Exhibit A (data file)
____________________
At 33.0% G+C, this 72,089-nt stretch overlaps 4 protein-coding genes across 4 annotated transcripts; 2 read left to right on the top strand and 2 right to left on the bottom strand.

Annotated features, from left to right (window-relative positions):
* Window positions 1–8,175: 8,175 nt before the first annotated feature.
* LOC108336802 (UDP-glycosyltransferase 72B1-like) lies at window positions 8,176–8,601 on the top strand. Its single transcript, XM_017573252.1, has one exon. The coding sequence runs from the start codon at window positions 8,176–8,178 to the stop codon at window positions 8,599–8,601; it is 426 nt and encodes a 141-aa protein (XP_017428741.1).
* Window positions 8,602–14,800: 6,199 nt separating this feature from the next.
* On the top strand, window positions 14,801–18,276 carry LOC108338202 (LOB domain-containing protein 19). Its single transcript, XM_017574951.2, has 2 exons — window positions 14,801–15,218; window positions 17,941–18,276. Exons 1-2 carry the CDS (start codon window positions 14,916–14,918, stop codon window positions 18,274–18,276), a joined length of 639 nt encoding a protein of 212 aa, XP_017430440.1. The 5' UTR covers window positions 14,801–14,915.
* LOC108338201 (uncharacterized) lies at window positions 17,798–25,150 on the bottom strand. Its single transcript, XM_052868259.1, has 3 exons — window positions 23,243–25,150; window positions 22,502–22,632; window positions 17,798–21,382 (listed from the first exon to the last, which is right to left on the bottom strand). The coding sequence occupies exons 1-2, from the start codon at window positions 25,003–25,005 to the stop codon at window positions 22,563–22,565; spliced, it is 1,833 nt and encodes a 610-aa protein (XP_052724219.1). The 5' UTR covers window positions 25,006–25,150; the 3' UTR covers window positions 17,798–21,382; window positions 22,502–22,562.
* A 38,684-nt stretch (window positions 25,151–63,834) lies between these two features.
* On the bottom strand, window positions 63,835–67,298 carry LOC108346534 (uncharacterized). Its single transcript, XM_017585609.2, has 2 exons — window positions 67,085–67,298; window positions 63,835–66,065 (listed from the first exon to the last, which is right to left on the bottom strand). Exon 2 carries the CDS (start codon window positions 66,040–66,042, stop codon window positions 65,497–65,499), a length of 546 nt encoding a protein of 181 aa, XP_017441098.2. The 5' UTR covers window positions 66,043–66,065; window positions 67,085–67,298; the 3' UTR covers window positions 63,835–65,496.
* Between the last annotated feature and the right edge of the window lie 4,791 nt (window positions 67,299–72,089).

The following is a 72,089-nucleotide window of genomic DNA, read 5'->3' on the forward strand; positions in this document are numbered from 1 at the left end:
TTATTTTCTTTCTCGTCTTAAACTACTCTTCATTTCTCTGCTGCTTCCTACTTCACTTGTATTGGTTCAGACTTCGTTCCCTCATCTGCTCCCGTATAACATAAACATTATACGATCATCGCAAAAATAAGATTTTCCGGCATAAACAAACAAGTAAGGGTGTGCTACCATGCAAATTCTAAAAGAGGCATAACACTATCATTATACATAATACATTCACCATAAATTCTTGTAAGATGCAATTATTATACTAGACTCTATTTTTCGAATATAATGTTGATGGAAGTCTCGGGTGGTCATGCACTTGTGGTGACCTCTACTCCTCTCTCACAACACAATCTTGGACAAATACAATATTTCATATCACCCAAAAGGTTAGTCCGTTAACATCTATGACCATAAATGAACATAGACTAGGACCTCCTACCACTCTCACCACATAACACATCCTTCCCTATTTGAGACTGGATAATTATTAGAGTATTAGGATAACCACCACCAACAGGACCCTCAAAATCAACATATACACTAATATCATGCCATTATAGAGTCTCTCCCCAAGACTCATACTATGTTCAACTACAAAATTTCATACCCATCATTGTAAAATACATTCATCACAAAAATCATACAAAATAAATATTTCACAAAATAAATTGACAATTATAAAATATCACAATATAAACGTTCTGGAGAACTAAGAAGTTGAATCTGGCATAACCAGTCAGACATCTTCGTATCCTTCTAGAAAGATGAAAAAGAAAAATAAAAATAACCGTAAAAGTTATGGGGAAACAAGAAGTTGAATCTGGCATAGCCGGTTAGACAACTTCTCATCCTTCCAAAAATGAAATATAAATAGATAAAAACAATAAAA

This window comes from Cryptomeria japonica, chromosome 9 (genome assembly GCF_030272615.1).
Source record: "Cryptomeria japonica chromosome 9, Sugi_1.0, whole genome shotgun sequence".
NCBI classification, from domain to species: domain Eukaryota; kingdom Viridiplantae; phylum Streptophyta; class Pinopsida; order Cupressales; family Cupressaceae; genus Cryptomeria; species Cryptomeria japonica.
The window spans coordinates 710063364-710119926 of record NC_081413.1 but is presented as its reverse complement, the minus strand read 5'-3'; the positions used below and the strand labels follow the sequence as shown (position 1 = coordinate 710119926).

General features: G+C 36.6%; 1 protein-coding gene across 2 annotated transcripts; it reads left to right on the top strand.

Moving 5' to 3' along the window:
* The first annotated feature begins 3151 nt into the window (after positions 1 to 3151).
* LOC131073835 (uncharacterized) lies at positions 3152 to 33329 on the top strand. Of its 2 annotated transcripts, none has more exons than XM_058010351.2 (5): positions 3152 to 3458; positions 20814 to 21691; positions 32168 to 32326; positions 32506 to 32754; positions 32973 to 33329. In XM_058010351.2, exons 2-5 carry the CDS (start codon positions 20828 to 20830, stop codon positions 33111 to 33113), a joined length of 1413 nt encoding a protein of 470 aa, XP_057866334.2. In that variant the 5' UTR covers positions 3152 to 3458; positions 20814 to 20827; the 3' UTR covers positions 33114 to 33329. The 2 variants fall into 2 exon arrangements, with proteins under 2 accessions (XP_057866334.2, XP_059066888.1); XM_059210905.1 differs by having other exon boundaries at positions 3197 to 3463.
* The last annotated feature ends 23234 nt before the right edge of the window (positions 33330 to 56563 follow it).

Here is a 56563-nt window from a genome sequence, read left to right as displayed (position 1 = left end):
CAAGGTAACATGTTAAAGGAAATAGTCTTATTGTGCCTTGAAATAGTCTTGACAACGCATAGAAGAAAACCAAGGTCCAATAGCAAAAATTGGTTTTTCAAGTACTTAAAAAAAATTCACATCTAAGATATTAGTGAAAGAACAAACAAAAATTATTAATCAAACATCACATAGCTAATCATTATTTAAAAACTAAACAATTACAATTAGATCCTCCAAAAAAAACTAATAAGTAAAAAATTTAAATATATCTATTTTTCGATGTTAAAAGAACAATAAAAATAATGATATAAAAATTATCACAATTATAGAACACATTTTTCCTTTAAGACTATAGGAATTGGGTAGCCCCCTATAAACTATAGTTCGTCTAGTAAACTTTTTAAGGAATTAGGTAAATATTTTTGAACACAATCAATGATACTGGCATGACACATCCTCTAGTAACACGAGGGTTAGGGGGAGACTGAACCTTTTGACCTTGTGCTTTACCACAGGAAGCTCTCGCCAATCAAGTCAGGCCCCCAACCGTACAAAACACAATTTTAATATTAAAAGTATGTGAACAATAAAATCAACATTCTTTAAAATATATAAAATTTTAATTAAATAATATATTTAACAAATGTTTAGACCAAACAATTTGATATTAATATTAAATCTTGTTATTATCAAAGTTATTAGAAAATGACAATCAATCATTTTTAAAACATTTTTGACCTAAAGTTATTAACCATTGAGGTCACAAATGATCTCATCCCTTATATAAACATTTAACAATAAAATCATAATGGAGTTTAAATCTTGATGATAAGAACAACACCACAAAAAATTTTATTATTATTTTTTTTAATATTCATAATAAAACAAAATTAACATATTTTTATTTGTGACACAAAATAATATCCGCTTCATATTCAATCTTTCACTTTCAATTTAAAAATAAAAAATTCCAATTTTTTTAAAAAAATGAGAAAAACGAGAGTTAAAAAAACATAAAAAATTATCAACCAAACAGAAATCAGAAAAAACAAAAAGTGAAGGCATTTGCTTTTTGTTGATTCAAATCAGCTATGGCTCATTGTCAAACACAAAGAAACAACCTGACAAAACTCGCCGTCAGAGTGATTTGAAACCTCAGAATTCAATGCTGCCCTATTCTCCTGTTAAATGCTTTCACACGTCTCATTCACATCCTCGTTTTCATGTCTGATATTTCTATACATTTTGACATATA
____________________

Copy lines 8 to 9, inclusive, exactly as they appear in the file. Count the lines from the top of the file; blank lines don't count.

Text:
* A 38,684-nt stretch (window positions 25,151–63,834) lies between these two features.
* On the bottom strand, window positions 63,835–67,298 carry LOC108346534 (uncharacterized). Its single transcript, XM_017585609.2, has 2 exons — window positions 67,085–67,298; window positions 63,835–66,065 (listed from the first exon to the last, which is right to left on the bottom strand). Exon 2 carries the CDS (start codon window positions 66,040–66,042, stop codon window positions 65,497–65,499), a length of 546 nt encoding a protein of 181 aa, XP_017441098.2. The 5' UTR covers window positions 66,043–66,065; window positions 67,085–67,298; the 3' UTR covers window positions 63,835–65,496.